MADRID (Reuters) - Many duped savers at Spanish lender Bankia (BKIA.MC) are shunning a state-supervised compensation scheme in favor of expensive lawsuits, prolonging a mis-selling scandal and complicating efforts to restore faith in the banking system.
The disputes over mis-selling at Bankia and other nationalized banks have created a major headache for the government as it tries to take the next step in their rescue, imposing large losses on holders of junior debt.
It set up the arbitration process to try to end daily protests by some of those debt holders - elderly savers who say they were mis-sold complex debt products as safe, high-interest deposit accounts.
But many people caught up in Bankia’s rescue see it as a trick to stop them getting their money back.
“We are not going to enter the arbitration process because we think it’s a swindle,” said 66-year-old Carlos Peral at a recent protest outside a Bankia branch in a Madrid. All the demonstrators Reuters spoke to were seeking legal action.
Peral and his wife, both blind, have 80,000 euros ($103,300)of life savings tied up in Bankia preference shares, a form of hybrid debt due to be converted under the rescue by May 24 into ordinary shares worth around 38 percent less
The terms of its EU-funded 24.5 billion euro bailout require Bankia and its parent group BFA to raise 6.5 billion euros this way — by converting debt into equity at a large discount.
Whether customers win misselling claims through the courts or through the state-sponsored scheme, the bank will have to find the money to compensate them, a factor not taken into account when its recapitalization was calculated.
“The arbitration process is not something positive for Bankia. The bank will have to settle those claims in cash,” said a banker involved in Bankia’s recapitalization.
Court cases drag out the issue for even longer. “You don’t know when the legal cases will end, they could last years.”
Bankia declined to say how many court cases had been lodged against it related to preference shares, but said it was much fewer than the number who had requested arbitration.
A bank spokesman said the compensation claims would be easily covered by parent group BFA and would not affect Bankia’s capital. Preference share holders will have the market value of their shares deducted from any compensation package.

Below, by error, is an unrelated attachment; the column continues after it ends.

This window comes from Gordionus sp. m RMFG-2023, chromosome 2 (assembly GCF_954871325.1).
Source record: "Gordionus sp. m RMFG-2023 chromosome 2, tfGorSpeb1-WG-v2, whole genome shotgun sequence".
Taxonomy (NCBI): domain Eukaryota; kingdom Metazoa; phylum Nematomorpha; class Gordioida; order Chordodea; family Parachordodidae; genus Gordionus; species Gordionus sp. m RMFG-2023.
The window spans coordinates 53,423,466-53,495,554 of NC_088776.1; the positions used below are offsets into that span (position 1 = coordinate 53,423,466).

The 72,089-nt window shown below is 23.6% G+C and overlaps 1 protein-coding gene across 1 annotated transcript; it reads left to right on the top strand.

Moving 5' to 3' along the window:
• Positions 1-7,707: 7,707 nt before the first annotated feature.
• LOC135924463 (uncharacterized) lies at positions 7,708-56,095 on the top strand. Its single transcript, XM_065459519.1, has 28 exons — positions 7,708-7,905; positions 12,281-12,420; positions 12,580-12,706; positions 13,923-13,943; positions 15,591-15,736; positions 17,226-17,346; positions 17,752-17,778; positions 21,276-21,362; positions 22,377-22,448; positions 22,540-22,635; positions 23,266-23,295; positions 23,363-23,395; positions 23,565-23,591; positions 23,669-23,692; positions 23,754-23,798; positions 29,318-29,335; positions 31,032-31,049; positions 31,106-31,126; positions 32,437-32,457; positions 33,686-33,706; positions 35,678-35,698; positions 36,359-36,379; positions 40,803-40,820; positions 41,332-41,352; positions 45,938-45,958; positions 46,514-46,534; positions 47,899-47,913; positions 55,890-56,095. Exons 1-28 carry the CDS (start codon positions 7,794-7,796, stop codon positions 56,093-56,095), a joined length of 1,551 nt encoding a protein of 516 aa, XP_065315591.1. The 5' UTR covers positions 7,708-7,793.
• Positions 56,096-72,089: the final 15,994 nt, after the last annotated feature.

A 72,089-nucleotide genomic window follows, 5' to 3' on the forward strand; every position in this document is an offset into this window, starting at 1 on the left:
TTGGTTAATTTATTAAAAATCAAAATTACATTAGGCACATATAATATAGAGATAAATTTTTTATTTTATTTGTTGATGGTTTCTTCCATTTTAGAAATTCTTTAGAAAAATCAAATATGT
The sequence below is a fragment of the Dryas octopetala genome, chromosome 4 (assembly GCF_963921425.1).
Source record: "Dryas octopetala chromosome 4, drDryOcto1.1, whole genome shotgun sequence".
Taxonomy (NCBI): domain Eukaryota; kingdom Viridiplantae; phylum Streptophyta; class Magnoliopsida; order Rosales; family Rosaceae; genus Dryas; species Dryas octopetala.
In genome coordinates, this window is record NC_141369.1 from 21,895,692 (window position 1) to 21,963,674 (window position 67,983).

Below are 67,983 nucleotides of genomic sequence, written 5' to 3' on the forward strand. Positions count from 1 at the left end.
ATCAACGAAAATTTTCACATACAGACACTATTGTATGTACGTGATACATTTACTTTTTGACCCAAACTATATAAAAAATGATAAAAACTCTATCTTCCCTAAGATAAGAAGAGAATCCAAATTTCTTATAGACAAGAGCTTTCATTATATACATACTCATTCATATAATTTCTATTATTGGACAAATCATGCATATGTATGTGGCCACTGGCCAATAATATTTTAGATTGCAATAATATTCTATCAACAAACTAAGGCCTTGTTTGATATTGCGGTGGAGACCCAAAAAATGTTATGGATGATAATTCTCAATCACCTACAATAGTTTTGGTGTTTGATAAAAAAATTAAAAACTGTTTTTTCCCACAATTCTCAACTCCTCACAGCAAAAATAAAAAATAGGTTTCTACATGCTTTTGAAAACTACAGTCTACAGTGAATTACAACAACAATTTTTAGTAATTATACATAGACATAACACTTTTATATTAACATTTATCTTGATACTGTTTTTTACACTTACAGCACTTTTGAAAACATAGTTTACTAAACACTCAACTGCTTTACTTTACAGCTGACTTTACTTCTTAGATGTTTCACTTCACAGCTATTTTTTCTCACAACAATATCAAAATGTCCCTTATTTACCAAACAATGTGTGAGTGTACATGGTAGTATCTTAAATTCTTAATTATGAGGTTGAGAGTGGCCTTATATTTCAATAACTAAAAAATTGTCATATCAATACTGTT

The mis-selling scandal is salt in the wound for Spaniards forced to put up with years of tax hikes and spending cuts to deal with the country’s financial crisis.
A 2013 survey carried out by public relations agency Edelman found Spaniards the most unhappy worldwide with their banks, outstripping Ireland, Great Britain and Italy, all of which have suffered banking scandals in recent years.
Peral, one of 300,000 hybrid debt holders whose new shares are due to start trading on May 28, is deeply mistrustful: “The measures have been drawn up to trick people into making a claim which will then be rejected and they’ll keep the money.”
Bankia customers have until June 30 to file claims of mis-selling. Auditor KPMG determines the maximum amount that could be awarded to the claimant, who then signs an agreement which waives future legal action. A state arbitrator then determines the actual level of payout.
The legal route is more expensive as it includes lawyers’ fees, but many preference share holders believe they have a better chance of getting more money back through the courts.
No arbitration case has yet paid out, but Bankia says successful claims should receive their money back, adjusted for interest. Lawyers were cashing in on the confusion surrounding the arbitration process, said a source close to the process.
“For the lawyers, the fact that there is a quick and free compensation process is very bad news,” he said. “There is huge business for them in taking these cases to court.”
The bank said that 44,316 people had so far applied for the arbitration process and it expected around 150,000 customers to turn to it in total.
The banker involved in the recapitalization said many may turn to arbitration after May 28 when the new shares start trading if their price dips because savers cash them in.
To determine eligibility for compensation, factors such as whether bank staff explained the risks of the product and the customer’s investment history are taken into account.
On the street, confusion over the criteria reigned.
“To win the arbitration you have to have Alzheimer’s, or be illiterate or on an extremely low income,” said Raul Gomez, 60, who has 145,000 euros locked in preference shares, including a redundancy package from his former job as a supermarket manager.
“Going to court is the only way for me to get something back,” he adds. He says that out of 52 court cases he knows of, 51 have been successful.
Legal firm V Abogados recently put on back-to-back presentations about the arbitration process at a Madrid hotel to packed audiences, where people clamored for advice.
“We’ve had around 2,000 people coming to our offices connected with this issue,” says V Abogados lawyer Santiago Viciano. “Our switchboard has been blocked with people ringing in from all over Spain.”
Most preference share holders have won their claims so far, he said, adding that he expected an avalanche of rulings through the courts after the summer.
The protesters just want their money. “We’re not interested in the swap or the compensation,” said Mariano Hernanez, a retired carpenter with 464,000 euros in preference shares.
“I’m 81 now, and I will keep fighting until I get all my money back.” ($1 = 0.7775 euros)
Editing by Philippa Fletcher